Coaching Versus Counseling: The Difference, and Why It Matters

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When people show up for their very first financial coaching session, they don’t always show up ready to take on the world (or at least their bank accounts).

Sometimes, they’re dreading it. In their minds, they’d rather stick needles in their eyes than spend the next hour talking about all the mistakes they’ve made. They’re worried it’ll turn into some kind of counseling session: rehashing the past and dwelling on the problems. They’re expecting pain—lots of awkward pain.

Now, there’s nothing wrong with counseling. We all know it’s a great tool for navigating difficult situations and relationships. It definitely has its place! But counseling usually focuses a lot on the past to fix the present. It digs into the dirt to explain how what happened before caused what’s happening now.

But when it comes to helping people with their finances, we like to come at it from a different angle. Here it is: Don’t counsel, but coach.

And, yes, they’re worlds apart.

Unlike counseling, coaching is forward-thinking. Optimistic, right?

Coaching acknowledges the past (because, hey, it does matter!), but it doesn’t dwell on it. That’s not going to help anyone. Instead, coaching focuses on making a plan to move forward. Good financial coaches maximize a person’s potential and look for opportunities for improvement. Now that doesn’t sound so bad, does it?

In his book Retire Inspired: It’s Not An Age, It’s a Financial Number, financial coach Chris Hogan describes the difference between coaching and counseling like this:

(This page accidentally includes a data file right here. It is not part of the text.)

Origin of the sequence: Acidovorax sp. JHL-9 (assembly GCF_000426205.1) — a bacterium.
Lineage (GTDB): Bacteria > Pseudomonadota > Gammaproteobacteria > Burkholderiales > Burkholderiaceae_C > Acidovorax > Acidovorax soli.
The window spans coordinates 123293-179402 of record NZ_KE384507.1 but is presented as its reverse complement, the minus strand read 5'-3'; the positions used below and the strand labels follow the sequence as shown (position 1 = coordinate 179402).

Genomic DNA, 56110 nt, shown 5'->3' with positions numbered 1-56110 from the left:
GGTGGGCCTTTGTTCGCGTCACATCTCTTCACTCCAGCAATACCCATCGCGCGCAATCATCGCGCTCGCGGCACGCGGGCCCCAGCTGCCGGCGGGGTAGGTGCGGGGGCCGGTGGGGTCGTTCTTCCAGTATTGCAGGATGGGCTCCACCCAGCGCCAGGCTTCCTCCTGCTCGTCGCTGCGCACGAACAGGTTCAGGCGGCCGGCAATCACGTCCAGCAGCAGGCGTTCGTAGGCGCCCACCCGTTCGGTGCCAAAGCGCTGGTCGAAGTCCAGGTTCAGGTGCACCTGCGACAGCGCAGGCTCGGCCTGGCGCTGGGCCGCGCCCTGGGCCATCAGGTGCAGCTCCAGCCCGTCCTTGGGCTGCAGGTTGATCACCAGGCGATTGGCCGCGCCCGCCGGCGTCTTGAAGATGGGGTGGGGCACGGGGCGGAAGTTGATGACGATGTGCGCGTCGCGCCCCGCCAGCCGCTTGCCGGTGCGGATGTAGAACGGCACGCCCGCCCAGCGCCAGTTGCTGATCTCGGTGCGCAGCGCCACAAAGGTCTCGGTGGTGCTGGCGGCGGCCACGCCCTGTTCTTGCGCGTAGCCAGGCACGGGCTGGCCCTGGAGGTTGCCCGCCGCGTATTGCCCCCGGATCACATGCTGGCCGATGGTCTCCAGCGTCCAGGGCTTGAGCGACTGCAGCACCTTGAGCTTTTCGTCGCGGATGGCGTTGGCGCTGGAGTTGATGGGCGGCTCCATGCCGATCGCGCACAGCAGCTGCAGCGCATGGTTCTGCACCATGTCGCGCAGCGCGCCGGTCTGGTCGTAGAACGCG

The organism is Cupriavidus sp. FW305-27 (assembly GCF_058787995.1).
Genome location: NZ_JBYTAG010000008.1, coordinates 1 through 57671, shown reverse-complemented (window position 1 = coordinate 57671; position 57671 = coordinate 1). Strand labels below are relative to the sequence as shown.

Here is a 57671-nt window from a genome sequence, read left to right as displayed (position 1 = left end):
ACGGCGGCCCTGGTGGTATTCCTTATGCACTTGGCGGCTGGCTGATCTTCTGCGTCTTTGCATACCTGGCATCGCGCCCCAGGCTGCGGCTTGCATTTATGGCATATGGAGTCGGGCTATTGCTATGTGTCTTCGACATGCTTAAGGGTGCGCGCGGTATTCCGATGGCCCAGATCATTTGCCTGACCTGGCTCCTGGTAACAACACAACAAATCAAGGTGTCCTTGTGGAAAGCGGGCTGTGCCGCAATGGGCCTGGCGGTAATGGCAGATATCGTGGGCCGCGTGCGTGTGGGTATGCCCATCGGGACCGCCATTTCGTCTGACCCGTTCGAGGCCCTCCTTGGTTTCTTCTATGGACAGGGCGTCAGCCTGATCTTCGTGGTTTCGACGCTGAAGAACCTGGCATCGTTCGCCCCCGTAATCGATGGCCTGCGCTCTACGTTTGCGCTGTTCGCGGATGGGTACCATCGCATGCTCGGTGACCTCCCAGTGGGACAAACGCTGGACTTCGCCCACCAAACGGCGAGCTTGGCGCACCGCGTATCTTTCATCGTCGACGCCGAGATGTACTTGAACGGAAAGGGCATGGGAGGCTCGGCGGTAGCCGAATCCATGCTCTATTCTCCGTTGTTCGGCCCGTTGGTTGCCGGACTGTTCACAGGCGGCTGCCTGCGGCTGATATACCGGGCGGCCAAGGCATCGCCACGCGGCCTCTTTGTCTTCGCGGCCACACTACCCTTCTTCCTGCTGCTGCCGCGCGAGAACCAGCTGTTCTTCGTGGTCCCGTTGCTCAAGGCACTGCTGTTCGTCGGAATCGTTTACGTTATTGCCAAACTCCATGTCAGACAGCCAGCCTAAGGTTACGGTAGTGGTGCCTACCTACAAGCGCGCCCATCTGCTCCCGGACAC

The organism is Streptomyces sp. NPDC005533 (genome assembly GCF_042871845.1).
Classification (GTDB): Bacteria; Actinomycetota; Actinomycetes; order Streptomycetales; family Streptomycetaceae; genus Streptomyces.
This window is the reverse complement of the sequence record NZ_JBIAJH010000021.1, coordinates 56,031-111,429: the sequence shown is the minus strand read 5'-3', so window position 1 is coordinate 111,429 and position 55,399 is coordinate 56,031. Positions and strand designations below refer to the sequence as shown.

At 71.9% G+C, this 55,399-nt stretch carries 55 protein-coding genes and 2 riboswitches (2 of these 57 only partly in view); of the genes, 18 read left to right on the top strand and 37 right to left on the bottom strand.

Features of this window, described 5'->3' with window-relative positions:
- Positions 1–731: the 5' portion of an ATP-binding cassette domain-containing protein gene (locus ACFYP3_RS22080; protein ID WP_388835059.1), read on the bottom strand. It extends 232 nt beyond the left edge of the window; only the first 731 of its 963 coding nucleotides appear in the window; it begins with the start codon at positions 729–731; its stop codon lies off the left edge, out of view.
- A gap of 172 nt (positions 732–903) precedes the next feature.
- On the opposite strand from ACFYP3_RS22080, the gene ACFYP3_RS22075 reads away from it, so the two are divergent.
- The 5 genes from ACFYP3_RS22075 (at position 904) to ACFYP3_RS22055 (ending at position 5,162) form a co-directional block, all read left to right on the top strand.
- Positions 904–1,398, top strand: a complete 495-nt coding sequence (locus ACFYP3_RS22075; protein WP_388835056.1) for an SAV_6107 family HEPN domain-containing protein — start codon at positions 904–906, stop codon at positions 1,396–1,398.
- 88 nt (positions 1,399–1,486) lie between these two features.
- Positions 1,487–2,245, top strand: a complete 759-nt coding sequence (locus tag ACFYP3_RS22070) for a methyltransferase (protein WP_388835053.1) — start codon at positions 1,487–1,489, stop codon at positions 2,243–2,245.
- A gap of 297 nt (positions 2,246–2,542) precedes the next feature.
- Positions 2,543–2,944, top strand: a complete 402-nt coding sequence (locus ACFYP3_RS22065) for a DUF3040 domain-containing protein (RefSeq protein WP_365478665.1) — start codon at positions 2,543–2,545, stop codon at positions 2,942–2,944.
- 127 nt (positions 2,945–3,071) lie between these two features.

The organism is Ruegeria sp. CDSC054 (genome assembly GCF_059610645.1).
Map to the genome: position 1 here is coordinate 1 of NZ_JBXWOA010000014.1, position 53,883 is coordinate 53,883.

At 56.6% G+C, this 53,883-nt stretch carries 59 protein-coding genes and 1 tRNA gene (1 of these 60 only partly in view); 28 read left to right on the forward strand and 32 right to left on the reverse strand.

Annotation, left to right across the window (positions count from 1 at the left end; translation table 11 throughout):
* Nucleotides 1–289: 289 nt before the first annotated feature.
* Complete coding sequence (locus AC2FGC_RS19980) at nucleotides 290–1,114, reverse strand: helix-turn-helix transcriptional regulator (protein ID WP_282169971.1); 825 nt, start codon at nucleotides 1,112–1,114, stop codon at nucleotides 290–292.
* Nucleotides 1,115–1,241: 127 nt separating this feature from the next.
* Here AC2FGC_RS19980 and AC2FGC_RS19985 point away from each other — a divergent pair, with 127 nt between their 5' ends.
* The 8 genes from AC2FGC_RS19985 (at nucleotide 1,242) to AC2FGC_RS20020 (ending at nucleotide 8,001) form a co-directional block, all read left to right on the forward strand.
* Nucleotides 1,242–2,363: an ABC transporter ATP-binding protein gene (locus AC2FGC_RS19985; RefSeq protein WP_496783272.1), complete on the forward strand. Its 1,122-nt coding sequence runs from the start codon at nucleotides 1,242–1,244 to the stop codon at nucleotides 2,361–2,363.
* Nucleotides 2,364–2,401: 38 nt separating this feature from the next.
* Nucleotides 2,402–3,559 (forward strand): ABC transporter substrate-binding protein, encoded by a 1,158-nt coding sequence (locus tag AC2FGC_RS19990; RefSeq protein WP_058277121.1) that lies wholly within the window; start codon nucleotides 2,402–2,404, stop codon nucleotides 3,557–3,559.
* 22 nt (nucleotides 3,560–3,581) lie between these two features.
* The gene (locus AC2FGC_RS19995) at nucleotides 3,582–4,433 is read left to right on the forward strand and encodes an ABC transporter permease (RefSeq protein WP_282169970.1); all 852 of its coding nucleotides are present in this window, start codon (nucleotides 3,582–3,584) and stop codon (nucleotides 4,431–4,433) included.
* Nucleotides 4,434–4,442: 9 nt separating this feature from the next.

“Think about regret like a rearview mirror in your car. You check it every once in a while to keep yourself from making terrible mistakes while you’re driving. But why is that little mirror so small and the windshield of your car so big? Because you are supposed to look forward! Regret can be your deterrent and your motivation, but I want you to train yourself to look out that big windshield toward hope. You need that regret as long as it stays where it belongs—in that little rearview mirror.”

When you coach, you keep your client looking out that windshield with an occasional glance into the rearview mirror. If they spend too much time looking backward, they’ll never get where they want to go!

It’s empowering to look ahead at the open road toward the future. In fact, a clear road map for reaching the destination can be just as motivating as a dose of regret. Good financial coaches get that.

Ready to learn more about becoming a financial coach? Join us May 12 for an informational webinar where you can learn how Financial Coach Master Training, our new financial coach training experience, can help you get there. Register now!

money | @ChrisBrownOnAir